By Victoria Stewart / For The Chronicle
The glider sat, unfurled and resting on the ground, poised for flight like a colorful butterfly at the top of Dog Mountain east of Morton.
Larry and Tina Jorgensen zipped around the craft carefully performing a pre-flight check. The weather was perfect for flying: warm summer sun and thermals. Riffe Lake stretching out glistening below, and hawks, ravens and vultures — the inspiration for flying — wheeled overhead. For Larry, a tandem instructor at Dog Mountain, learning to hang glide fulfilled a lifelong dream of wanting to fly like a bird.
“I always wanted to,” he said. “But when I looked into it back in the ’70s, it was pretty dangerous back then.”
The sport has come a long way since then, with major improvements in aircraft and safety equipment.
“If there’s an accident now, it’s usually pilot error,” he said.
The Jorgensens have been flying since the 1980s. Experts in the sport, the pair have flown at sites in the U.S., Canada, France and Australia. Near and dear to them is Dog Mountain, on land owned by Port Blakely Tree Farms. Here is where many members of the Pacific Northwest-based hang gliding club, Cloudbase Country Club, meet to fly and camp, swim and play at the popular hang gliding spot.
“Dog Mountain is what we call a training to an advanced site,” Jorgensen said. “It is a perfect place where you can learn from beginning to (still keep flying) even when you get older.”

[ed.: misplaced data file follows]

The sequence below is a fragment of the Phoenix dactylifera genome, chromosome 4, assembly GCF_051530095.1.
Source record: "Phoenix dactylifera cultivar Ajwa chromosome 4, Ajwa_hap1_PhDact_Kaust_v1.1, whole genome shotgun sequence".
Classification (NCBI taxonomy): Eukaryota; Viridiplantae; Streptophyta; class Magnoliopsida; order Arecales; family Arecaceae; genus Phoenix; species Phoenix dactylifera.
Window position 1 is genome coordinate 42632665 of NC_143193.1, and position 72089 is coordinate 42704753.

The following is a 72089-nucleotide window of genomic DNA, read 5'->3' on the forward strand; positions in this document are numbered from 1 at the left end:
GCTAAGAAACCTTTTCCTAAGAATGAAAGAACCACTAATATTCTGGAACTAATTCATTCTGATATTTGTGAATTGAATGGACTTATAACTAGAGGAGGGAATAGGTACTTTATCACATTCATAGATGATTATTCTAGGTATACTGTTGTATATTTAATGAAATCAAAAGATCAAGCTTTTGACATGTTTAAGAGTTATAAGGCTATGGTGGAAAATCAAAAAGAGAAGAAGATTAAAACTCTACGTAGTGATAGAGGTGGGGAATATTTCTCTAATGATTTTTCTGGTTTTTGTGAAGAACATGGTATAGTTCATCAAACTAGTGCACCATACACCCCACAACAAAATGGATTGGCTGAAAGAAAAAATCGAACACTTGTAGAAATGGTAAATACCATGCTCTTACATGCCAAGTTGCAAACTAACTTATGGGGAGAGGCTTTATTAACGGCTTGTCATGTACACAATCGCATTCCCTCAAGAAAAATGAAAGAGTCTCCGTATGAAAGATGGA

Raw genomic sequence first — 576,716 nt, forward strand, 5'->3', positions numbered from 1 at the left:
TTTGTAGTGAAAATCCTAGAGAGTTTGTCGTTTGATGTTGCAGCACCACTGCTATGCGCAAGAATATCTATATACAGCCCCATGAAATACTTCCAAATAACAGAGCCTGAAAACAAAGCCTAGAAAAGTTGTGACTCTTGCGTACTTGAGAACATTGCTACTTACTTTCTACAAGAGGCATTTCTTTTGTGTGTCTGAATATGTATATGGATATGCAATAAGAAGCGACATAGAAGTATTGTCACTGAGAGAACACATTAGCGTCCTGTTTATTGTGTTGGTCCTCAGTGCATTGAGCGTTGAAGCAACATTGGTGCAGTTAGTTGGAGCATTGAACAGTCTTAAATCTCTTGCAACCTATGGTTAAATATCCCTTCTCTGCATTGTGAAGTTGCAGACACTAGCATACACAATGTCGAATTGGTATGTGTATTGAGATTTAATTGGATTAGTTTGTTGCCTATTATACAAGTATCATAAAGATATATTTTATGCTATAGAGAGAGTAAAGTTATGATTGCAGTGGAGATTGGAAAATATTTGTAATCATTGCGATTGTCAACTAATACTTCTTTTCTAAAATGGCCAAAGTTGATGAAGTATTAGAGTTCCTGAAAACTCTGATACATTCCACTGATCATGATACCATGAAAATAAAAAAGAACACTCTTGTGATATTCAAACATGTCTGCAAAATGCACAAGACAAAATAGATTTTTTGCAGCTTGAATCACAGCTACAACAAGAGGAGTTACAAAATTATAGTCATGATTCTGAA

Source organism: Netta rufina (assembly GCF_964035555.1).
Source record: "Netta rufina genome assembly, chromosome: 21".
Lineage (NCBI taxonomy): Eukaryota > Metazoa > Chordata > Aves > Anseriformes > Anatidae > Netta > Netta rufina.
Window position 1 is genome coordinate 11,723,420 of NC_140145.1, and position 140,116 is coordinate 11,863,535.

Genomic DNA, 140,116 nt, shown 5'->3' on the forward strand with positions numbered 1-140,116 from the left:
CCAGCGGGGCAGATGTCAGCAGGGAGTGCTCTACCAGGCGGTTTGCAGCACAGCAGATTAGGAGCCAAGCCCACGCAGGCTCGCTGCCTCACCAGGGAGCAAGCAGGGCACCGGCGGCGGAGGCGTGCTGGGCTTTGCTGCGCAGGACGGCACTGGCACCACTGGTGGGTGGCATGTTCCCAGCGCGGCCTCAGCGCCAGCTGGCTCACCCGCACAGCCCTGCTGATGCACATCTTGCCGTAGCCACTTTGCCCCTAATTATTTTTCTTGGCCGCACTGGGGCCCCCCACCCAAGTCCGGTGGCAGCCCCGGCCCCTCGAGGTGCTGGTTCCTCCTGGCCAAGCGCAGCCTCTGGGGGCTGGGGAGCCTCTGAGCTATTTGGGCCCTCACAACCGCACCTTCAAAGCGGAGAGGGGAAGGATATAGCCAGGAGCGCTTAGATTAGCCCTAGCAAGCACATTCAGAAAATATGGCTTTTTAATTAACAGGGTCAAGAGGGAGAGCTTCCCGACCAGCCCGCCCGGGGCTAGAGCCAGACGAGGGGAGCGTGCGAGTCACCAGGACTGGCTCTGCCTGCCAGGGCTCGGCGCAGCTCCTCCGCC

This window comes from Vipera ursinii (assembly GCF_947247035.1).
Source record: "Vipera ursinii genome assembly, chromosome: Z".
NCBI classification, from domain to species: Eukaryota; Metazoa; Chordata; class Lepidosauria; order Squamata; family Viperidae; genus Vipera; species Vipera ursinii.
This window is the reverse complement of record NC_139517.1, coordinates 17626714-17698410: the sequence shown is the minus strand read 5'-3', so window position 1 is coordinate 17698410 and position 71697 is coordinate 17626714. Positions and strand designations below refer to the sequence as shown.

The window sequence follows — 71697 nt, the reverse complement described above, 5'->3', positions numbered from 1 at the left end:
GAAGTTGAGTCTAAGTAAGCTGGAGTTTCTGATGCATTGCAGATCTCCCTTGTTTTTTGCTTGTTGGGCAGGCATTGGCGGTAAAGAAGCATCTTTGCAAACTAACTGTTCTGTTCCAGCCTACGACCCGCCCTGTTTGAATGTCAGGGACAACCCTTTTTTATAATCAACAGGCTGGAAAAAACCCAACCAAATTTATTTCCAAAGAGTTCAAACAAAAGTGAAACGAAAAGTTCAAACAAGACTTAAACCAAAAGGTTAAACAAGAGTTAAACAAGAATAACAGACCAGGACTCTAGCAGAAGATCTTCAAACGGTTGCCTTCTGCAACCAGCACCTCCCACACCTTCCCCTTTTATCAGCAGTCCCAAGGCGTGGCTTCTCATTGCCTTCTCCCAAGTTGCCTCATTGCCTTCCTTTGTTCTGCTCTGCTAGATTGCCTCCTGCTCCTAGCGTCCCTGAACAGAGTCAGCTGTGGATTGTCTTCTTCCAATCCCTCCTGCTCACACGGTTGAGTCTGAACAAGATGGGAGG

However, Dog Mountain is a level 3 hang gliding mountain, which means a beginner cannot fly there alone and must practice flying in the company of an advanced pilot. While a beginner can make tandem flights at the mountain, dedicated students will be traveling east of the mountains to Chelan to practice their sport on a 50-foot “baby” hill and getting certified through the levels before earning full access to Dog Mountain.
“Experience saves your life, bottom line,” Jorgensen said.
Women Vs. Men
Both men and women can fly equally well in the sky. For hang gliding it is good not to be too heavy or too light. Heavier individuals have a harder time getting air and lighter individuals have a harder time controlling the craft. Another problem is what to do when you have to “go” mid-flight. Women must come down to use restroom facilities so they usually tend to drink less water — a problem during longer flying times.
“You really need to keep hydrated,” Jorgensen said. “You are up there in 30, 40 mile-per-hour winds.”
Catching the Wind: Thermals and Ridge Lifts
“The longer you fly the better sense you have (and) learn how to figure out all the markers, because air is invisible,” Jorgensen said.
Pilots are helped in takeoff from the mountain by ridge lift (created as wind strikes an obstacle), and gain altitude in thermals. Finding thermals by watching for clues is the busy work of a watchful pilot in flight.